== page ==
During patterning of the conductive layer, the layer of spin-on-glass acts as an anti-reflective coating. This prevents patterning defects, such as notching, that can occur when light reflects off the conductive layer and into an adjoining photoresist layer. An appropriate dye or combination of dyes are mixed with the spin-on-glass in sufficient quantity to reduce the relative reflections from the conductive layer to less than 20% when a layer or spin-on-glass is applied. In one embodiment, a dye such as basic yellow #11 is mixed with the spin-on-glass in an amount approximately 1% by weight of the dye. In addition to protecting against patterning defects (notching) the layer of spin-on-glass allows for a larger process window and at the same time ease -of reworking. The etch selectively of the spin-on-glass is different than that of the photoresist, whereas the prior art polyimide ARC was similar to that of photoresist, resulting in a narrow process window.
FIG. 11 illustrates the use of the spin-on-glass as an ARC. A conductive layer 61 has been formed on a substrate 21. A layer of spin-on-glass 64 containing dye is then formed on the conductive layer 61. A photoresist layer is formed on the layer of spin-on-glass 64. The spin-on-glass 64 acts as an anti-reflective coating, preventing the incident light 65 from reflecting off the conductive layer at an angle 66 and thereby undercutting the adjacent photoresist pattern which is not supposed to be exposed. The thickness of the spin-on-glass layer could be in the range of 800 to 5000A. After exposure of the resist, it is developed in a conventional manner. After the unwanted resist is developed away, the exposed SDG can be etched away anisotropically by Plasma or Reactive Ion Etching (RIE) so that the resist pattern is replicated on the SDG. Thereafter, the exposed metal (Al-Si) is etched anisotropically by Plasma or RIE. After the metal is etched the resist may be removed in conventional manner. The spin-on-glass layer is not removed from the remaining metal layer so that protection against hillocks and cracking is provided during subsequent heating cycles.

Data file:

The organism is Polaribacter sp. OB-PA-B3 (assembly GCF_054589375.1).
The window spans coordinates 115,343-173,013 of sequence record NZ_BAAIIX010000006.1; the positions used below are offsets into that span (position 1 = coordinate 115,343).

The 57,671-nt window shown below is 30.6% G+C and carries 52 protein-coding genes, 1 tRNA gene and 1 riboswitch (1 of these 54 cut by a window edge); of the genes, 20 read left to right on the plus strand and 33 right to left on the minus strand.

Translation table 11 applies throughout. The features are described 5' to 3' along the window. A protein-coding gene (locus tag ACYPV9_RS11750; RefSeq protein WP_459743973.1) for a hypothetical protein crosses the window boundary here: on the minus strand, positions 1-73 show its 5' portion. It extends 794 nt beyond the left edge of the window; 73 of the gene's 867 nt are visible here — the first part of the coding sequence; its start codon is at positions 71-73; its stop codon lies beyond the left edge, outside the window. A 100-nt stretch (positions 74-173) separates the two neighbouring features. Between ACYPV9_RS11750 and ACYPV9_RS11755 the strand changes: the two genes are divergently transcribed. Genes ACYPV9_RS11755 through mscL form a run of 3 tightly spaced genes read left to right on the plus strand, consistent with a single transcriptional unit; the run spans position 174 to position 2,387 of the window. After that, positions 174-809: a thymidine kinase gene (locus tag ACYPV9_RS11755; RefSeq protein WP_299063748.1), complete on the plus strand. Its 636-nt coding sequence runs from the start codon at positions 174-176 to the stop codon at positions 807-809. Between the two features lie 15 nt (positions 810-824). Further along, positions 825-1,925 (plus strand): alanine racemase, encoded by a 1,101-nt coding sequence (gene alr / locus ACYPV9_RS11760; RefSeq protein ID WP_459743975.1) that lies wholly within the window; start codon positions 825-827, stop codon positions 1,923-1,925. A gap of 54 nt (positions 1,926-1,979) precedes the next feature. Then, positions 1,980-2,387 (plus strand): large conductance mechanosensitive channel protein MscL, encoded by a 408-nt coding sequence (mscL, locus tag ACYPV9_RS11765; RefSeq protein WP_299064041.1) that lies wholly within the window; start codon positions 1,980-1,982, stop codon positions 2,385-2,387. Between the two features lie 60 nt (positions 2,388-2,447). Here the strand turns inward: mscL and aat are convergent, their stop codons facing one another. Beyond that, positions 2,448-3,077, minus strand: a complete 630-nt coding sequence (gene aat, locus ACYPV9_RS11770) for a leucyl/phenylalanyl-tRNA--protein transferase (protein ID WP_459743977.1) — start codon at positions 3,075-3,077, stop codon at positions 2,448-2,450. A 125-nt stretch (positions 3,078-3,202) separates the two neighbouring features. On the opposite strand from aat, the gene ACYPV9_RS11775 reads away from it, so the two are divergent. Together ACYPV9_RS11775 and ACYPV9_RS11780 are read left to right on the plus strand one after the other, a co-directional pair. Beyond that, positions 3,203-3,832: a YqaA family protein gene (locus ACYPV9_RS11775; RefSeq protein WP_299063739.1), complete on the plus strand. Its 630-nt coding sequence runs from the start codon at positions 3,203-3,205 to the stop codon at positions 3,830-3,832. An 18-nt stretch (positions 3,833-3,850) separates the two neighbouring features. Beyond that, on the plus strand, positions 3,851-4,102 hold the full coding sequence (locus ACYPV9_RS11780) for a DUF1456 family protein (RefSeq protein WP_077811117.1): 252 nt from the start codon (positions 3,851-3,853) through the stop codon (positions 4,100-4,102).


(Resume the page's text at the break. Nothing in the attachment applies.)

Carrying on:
One advantage of the SDG ARC over the polyimide ARC is that in the event the resist process has to be reworked, only the resist need be stripped. This can be done using commercial stripper such as RT2. Due to good etch or strip selectivity between resist and the SDG, the SDG ARC can remain on the metal during the resist stripping and recoating process. In the case of the Polyimide ARC, the polyimide will also come off during the resist removal.